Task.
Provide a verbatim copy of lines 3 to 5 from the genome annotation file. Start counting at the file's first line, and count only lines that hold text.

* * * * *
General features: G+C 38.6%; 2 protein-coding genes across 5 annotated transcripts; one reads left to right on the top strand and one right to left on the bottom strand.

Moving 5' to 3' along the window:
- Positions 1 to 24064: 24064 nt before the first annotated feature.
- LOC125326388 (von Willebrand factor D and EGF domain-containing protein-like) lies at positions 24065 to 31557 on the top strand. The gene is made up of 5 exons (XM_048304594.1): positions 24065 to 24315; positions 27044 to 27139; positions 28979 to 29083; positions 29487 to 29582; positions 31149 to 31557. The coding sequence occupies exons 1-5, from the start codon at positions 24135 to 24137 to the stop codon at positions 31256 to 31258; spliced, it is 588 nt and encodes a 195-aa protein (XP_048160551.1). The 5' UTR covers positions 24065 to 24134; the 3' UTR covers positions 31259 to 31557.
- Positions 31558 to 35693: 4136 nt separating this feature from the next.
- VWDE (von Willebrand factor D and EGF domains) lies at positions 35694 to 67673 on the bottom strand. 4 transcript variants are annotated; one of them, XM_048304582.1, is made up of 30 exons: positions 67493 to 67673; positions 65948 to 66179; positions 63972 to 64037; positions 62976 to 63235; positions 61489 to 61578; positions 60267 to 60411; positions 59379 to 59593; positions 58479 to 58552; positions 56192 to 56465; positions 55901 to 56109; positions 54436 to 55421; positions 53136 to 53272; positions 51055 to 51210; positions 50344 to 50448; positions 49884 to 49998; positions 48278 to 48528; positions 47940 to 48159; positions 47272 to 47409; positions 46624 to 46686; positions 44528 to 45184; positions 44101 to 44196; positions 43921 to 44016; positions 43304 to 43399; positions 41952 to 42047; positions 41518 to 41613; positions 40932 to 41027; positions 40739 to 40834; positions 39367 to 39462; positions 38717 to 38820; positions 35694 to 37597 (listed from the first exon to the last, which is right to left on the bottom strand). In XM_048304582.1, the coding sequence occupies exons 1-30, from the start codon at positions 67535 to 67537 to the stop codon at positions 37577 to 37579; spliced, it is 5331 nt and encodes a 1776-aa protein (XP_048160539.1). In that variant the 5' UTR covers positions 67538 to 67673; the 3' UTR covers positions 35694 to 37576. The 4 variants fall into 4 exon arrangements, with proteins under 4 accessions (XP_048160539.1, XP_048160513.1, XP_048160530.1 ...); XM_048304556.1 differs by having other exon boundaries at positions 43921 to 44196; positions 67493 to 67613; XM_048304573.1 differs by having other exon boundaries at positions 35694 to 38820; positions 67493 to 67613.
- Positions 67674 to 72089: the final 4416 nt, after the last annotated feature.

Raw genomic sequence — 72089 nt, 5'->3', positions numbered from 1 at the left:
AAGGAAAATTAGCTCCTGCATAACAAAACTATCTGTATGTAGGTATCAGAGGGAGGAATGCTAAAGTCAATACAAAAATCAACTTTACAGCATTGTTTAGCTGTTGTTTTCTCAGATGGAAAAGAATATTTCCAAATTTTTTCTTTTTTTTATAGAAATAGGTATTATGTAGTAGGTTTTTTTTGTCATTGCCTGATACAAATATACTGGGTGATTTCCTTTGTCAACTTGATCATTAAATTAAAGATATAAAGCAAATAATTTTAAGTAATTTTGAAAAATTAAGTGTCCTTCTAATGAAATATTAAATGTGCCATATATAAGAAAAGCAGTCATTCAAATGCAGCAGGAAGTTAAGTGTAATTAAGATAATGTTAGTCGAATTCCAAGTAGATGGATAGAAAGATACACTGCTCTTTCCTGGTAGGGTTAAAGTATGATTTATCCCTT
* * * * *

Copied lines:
- Positions 1 to 24064: 24064 nt before the first annotated feature.
- LOC125326388 (von Willebrand factor D and EGF domain-containing protein-like) lies at positions 24065 to 31557 on the top strand. The gene is made up of 5 exons (XM_048304594.1): positions 24065 to 24315; positions 27044 to 27139; positions 28979 to 29083; positions 29487 to 29582; positions 31149 to 31557. The coding sequence occupies exons 1-5, from the start codon at positions 24135 to 24137 to the stop codon at positions 31256 to 31258; spliced, it is 588 nt and encodes a 195-aa protein (XP_048160551.1). The 5' UTR covers positions 24065 to 24134; the 3' UTR covers positions 31259 to 31557.
- Positions 31558 to 35693: 4136 nt separating this feature from the next.